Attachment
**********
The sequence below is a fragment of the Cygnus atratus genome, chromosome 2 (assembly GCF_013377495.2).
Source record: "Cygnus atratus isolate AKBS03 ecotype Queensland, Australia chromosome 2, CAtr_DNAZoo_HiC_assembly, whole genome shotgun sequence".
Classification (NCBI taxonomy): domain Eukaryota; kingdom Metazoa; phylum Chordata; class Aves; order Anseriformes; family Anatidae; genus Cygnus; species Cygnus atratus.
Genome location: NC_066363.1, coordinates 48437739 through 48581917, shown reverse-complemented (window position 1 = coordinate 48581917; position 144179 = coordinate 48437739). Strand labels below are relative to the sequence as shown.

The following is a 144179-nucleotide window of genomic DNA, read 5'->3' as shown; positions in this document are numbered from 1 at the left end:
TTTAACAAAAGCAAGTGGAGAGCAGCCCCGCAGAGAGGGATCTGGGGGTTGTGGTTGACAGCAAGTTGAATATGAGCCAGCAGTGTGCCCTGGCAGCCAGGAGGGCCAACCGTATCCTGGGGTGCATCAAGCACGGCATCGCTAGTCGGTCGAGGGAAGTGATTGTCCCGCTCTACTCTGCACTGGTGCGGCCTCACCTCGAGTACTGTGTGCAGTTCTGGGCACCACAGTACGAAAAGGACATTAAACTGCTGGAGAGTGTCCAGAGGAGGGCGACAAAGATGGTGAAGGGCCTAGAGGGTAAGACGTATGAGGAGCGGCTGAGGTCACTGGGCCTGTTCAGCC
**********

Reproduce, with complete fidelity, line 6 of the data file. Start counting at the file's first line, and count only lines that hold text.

TTTAACAAAAGCAAGTGGAGAGCAGCCCCGCAGAGAGGGATCTGGGGGTTGTGGTTGACAGCAAGTTGAATATGAGCCAGCAGTGTGCCCTGGCAGCCAGGAGGGCCAACCGTATCCTGGGGTGCATCAAGCACGGCATCGCTAGTCGGTCGAGGGAAGTGATTGTCCCGCTCTACTCTGCACTGGTGCGGCCTCACCTCGAGTACTGTGTGCAGTTCTGGGCACCACAGTACGAAAAGGACATTAAACTGCTGGAGAGTGTCCAGAGGAGGGCGACAAAGATGGTGAAGGGCCTAGAGGGTAAGACGTATGAGGAGCGGCTGAGGTCACTGGGCCTGTTCAGCC